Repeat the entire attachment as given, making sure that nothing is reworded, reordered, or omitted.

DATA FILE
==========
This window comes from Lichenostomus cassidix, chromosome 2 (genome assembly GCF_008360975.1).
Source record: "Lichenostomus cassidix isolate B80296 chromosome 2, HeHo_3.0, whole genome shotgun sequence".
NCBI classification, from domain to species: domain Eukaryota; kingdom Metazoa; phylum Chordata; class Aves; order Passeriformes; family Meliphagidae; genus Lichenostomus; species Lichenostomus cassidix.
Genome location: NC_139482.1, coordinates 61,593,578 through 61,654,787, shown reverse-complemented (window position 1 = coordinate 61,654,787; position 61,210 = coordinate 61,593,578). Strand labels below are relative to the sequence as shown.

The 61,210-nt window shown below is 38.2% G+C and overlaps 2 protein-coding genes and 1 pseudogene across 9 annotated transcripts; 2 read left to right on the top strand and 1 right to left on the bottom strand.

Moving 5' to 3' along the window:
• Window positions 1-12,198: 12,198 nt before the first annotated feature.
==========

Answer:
This window comes from Lichenostomus cassidix, chromosome 2 (genome assembly GCF_008360975.1).
Source record: "Lichenostomus cassidix isolate B80296 chromosome 2, HeHo_3.0, whole genome shotgun sequence".
NCBI classification, from domain to species: domain Eukaryota; kingdom Metazoa; phylum Chordata; class Aves; order Passeriformes; family Meliphagidae; genus Lichenostomus; species Lichenostomus cassidix.
Genome location: NC_139482.1, coordinates 61,593,578 through 61,654,787, shown reverse-complemented (window position 1 = coordinate 61,654,787; position 61,210 = coordinate 61,593,578). Strand labels below are relative to the sequence as shown.

The 61,210-nt window shown below is 38.2% G+C and overlaps 2 protein-coding genes and 1 pseudogene across 9 annotated transcripts; 2 read left to right on the top strand and 1 right to left on the bottom strand.

Moving 5' to 3' along the window:
• Window positions 1-12,198: 12,198 nt before the first annotated feature.